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HK airport awards RFID baggage tag contract

Carol Ko | May 8, 2009
Average RFID baggage tag reading rate increased from 80 to 97 per cent

HONG KONG, 8 MAY 2009 Hong Kong International Airport (HKIA) has awarded a three-year contract for 70 million radio frequency identification (RFID)-enabled IATA standard 21 inches (53 cm) baggage tracking tags.

The contract was awarded to Motorola, a communications technology provider, which partnered RFID specialist Avery Dennison RFID and Print-O-Tape, a manufacturer of pressure sensitive label products and raw materials. All three are US-based companies.

HKIA was one of the pioneer airports to adopt RFID technology, which enhanced the reliability and efficiency of its baggage handling system. Opened in 1998, HKIA is an international and regional aviation centre connecting more than 150 cities around the world, including some 40 destinations in the Chinese mainland. In 2008, about 48.6 million passengers travelled through HKIA.

To maintain its position as a premier regional and international aviation centre, HKIA is committed to providing our passengers with pleasant, hassle-free services and state-of-the-art facilities. The application of RFID is also another testament to our continuous efforts to achieve service excellence, said C. K. Ng, deputy director, airport operations, Airport Authority Hong Kong. We awarded the contract to Motorola because of the proven track record of reliability, and the outstanding quality of its support.

Misdirected bags reduced

Unlike barcode-only tags, which require the scanner to be in the line of sight to read the tag, the Electronic Product Code Generation 2-enabled RFID bag tags can be read at long distances and without direct contact.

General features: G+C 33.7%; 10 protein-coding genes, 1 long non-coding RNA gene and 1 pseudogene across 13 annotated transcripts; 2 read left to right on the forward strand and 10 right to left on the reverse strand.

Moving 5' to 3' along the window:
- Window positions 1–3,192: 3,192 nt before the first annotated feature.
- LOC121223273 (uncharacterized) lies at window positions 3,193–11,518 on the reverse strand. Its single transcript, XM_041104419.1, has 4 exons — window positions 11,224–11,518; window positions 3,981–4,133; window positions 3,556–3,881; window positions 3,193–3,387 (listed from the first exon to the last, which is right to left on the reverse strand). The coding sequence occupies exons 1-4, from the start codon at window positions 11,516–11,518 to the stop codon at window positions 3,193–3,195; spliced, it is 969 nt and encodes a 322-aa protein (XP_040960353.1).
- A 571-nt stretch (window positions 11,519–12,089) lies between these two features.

The RFID system is also more reliable, achieving average reading rates of more than 97 per cent, versus 80 per cent from a barcode-only system. As a result, RFID tags allow more accurate tracking of baggage through HKIA's baggage system.

By empowering timely and accurate checked bag deliveries to the planes, airlines and passengers experience more on-time departures. In addition, the system reduces misdirected bags resulting in improved customer service.

HKIA currently tags passenger bags in multiple locations, including check-in counters in Terminal 1 and Terminal 2, in-town check-in desks in Kowloon Station and Hong Kong Station of Airport Express, and upstream check-in facilities in the Pearl River Delta area. Today, there are more than 70 airlines involved in this programme.

Hardware and implementation

HKIA awarded a three-year contract to Motorola, with an option for a fourth year, extending their longstanding relationship. Motorola was instrumental in scoping the original business case, supplying hardware and tags, and implementing the first RFID project at Hong Kong International Airport in 2005.

HKIA uses Motorola's XR400 and AR400 fixed RFID readers, Motorola MC9090-G RFID handheld mobile computers, and will now utilise Generation-2 baggage tags supplied by this partnership. 

 

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